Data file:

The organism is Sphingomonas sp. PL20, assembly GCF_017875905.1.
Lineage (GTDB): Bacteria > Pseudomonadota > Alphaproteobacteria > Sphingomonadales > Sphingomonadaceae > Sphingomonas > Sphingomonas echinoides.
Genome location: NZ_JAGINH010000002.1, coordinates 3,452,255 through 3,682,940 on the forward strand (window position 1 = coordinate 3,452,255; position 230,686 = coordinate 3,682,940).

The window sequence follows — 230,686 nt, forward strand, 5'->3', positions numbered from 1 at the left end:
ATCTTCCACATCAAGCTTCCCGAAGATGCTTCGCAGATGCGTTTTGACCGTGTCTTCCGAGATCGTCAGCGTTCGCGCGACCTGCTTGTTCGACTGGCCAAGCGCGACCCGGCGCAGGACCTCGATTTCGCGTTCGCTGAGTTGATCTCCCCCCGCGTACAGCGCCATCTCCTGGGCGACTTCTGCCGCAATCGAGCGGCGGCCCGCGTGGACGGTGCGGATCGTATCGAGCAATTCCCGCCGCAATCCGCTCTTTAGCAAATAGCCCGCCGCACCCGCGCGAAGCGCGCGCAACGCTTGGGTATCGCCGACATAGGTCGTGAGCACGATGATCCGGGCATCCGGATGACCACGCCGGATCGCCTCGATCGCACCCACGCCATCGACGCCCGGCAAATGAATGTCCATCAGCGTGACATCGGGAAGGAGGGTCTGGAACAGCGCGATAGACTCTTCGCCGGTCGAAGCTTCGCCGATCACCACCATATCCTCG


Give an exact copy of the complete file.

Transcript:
The organism is Sphingomonas sp. PL20, assembly GCF_017875905.1.
Lineage (GTDB): Bacteria > Pseudomonadota > Alphaproteobacteria > Sphingomonadales > Sphingomonadaceae > Sphingomonas > Sphingomonas echinoides.
Genome location: NZ_JAGINH010000002.1, coordinates 3,452,255 through 3,682,940 on the forward strand (window position 1 = coordinate 3,452,255; position 230,686 = coordinate 3,682,940).

The window sequence follows — 230,686 nt, forward strand, 5'->3', positions numbered from 1 at the left end:
ATCTTCCACATCAAGCTTCCCGAAGATGCTTCGCAGATGCGTTTTGACCGTGTCTTCCGAGATCGTCAGCGTTCGCGCGACCTGCTTGTTCGACTGGCCAAGCGCGACCCGGCGCAGGACCTCGATTTCGCGTTCGCTGAGTTGATCTCCCCCCGCGTACAGCGCCATCTCCTGGGCGACTTCTGCCGCAATCGAGCGGCGGCCCGCGTGGACGGTGCGGATCGTATCGAGCAATTCCCGCCGCAATCCGCTCTTTAGCAAATAGCCCGCCGCACCCGCGCGAAGCGCGCGCAACGCTTGGGTATCGCCGACATAGGTCGTGAGCACGATGATCCGGGCATCCGGATGACCACGCCGGATCGCCTCGATCGCACCCACGCCATCGACGCCCGGCAAATGAATGTCCATCAGCGTGACATCGGGAAGGAGGGTCTGGAACAGCGCGATAGACTCTTCGCCGGTCGAAGCTTCGCCGATCACCACCATATCCTCG